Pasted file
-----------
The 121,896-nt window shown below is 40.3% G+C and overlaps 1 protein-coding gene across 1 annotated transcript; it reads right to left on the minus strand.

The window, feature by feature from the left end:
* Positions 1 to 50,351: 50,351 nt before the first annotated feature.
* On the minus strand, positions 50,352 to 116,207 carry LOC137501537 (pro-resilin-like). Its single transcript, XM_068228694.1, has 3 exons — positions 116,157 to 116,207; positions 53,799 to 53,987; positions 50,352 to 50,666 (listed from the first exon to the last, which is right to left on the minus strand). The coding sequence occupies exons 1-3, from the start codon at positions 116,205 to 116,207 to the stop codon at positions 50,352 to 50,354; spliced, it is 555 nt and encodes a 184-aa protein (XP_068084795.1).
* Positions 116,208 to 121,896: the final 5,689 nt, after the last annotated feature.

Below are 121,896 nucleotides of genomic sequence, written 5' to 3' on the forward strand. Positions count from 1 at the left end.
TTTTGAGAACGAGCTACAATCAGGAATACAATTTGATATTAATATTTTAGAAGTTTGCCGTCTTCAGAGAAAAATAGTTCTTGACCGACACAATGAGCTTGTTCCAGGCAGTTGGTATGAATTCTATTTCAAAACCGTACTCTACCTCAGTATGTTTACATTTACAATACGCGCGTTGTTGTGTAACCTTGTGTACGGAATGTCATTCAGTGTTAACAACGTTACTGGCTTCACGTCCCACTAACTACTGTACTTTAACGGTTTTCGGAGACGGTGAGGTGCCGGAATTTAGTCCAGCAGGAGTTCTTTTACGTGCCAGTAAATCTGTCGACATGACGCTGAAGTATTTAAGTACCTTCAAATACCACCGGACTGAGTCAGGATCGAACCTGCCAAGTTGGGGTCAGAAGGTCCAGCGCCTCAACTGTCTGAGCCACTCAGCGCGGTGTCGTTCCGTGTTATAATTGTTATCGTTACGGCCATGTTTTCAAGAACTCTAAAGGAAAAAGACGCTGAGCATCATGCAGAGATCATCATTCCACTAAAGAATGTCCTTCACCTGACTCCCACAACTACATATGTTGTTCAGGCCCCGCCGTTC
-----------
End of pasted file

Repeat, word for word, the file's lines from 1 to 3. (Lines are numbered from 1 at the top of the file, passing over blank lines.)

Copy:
The 121,896-nt window shown below is 40.3% G+C and overlaps 1 protein-coding gene across 1 annotated transcript; it reads right to left on the minus strand.

The window, feature by feature from the left end:
* Positions 1 to 50,351: 50,351 nt before the first annotated feature.